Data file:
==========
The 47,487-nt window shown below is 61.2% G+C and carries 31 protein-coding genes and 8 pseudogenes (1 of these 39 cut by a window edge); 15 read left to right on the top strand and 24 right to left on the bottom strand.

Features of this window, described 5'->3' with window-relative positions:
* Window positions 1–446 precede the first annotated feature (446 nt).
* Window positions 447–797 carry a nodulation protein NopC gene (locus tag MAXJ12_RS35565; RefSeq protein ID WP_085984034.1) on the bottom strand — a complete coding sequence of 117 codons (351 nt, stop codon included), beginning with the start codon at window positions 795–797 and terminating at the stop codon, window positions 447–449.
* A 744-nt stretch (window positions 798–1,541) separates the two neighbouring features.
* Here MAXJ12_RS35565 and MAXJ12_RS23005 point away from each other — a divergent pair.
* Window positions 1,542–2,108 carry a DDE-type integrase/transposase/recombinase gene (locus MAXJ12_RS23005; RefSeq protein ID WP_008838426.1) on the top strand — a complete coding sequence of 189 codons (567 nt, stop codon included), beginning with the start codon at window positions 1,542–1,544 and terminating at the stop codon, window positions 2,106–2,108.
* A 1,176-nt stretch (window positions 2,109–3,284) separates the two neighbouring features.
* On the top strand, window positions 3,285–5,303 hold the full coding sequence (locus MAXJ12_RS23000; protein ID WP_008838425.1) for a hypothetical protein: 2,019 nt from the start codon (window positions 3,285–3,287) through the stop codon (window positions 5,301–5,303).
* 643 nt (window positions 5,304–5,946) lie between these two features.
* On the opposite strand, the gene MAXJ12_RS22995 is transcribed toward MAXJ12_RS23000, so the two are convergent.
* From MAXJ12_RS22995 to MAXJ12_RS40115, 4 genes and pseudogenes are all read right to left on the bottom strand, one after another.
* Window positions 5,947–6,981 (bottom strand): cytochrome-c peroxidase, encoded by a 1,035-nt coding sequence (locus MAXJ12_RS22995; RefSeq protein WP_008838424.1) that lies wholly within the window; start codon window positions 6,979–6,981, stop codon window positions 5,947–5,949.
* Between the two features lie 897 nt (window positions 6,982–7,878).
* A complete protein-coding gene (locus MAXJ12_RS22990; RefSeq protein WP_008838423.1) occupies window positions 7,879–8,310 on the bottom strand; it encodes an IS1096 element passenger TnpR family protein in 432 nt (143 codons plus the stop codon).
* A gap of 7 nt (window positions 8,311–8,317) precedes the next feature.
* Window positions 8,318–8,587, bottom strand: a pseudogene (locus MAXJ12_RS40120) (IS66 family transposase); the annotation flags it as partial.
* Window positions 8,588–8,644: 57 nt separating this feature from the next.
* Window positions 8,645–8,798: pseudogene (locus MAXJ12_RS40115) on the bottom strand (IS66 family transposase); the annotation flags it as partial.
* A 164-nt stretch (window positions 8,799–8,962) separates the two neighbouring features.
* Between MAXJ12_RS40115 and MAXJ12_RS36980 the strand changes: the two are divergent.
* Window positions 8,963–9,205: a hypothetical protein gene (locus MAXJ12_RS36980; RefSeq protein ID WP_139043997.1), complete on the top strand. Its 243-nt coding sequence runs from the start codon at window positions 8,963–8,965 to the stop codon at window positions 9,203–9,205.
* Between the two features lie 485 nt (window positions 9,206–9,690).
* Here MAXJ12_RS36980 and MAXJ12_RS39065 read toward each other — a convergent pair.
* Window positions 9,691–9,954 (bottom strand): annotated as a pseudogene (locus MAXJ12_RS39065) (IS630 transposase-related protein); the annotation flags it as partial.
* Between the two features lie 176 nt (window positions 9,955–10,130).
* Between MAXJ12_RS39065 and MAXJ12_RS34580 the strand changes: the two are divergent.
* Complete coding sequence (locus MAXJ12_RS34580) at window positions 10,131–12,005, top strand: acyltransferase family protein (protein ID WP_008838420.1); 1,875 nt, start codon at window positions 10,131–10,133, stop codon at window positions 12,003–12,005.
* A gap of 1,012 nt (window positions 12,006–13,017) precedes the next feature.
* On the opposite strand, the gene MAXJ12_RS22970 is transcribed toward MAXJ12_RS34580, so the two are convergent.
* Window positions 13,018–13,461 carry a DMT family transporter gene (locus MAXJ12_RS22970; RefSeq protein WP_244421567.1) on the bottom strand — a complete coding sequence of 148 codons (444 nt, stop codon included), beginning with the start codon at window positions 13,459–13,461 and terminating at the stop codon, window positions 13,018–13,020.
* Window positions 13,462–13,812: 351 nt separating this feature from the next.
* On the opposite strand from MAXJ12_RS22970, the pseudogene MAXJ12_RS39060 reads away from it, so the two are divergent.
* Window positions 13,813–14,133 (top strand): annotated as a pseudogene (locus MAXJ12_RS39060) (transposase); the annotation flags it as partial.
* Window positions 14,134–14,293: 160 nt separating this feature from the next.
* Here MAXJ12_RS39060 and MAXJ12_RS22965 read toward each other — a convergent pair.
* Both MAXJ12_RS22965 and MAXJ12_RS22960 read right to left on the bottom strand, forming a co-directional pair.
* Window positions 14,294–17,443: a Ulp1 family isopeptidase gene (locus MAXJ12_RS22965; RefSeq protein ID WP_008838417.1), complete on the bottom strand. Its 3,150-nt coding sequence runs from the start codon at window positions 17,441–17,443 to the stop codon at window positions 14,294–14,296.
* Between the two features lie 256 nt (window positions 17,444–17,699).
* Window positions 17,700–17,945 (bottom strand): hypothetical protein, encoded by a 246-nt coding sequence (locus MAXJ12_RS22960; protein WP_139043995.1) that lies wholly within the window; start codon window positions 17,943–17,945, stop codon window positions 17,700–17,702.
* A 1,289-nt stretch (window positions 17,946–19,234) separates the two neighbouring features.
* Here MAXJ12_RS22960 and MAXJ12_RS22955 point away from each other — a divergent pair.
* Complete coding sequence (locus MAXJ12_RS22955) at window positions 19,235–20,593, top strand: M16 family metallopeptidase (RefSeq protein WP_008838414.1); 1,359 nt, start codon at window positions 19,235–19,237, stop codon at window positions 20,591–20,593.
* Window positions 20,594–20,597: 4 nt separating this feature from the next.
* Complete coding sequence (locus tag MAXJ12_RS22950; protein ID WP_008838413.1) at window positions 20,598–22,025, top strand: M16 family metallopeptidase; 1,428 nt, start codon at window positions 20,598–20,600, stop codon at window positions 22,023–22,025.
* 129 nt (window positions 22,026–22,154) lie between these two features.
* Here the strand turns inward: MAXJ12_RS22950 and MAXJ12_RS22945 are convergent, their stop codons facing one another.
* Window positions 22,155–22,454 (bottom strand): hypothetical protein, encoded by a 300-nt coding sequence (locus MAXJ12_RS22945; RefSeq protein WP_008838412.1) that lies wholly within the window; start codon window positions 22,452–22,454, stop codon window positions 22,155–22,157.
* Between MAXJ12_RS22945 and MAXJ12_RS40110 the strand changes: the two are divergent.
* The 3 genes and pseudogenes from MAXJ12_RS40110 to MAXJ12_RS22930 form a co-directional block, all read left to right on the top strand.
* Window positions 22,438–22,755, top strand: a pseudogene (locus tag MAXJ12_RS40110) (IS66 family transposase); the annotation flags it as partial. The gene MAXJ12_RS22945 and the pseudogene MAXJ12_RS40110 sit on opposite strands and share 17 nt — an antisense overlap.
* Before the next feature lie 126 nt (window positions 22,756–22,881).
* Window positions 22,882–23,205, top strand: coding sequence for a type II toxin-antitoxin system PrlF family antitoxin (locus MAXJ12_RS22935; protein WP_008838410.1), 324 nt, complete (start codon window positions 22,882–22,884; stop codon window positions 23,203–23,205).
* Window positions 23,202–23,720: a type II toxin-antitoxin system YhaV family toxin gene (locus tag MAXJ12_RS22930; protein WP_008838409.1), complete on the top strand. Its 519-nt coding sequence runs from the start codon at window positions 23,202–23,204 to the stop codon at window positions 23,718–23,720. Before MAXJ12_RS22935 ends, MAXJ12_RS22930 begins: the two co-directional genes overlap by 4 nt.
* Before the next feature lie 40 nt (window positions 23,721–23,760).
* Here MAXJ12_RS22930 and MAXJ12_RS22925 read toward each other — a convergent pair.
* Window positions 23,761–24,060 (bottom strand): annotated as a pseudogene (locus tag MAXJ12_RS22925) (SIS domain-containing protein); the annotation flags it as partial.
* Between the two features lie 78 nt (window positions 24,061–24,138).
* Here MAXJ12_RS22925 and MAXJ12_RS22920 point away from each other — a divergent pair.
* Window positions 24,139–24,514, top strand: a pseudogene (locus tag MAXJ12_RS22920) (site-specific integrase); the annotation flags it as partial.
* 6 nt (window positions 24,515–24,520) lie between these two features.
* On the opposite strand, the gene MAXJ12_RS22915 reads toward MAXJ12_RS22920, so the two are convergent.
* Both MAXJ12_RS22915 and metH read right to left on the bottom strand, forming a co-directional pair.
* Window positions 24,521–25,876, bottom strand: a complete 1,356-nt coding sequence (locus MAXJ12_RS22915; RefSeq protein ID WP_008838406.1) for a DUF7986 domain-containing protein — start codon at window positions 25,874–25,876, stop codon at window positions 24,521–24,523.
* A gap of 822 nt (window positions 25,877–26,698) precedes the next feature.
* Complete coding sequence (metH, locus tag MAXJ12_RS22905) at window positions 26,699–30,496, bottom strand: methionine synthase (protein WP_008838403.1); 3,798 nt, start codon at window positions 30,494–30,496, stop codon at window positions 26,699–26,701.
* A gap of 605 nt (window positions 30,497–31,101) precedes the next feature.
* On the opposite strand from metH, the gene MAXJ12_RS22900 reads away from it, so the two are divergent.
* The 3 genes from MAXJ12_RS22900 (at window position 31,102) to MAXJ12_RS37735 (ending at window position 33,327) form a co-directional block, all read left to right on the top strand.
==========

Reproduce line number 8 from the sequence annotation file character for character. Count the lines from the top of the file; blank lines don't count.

* A 1,176-nt stretch (window positions 2,109–3,284) separates the two neighbouring features.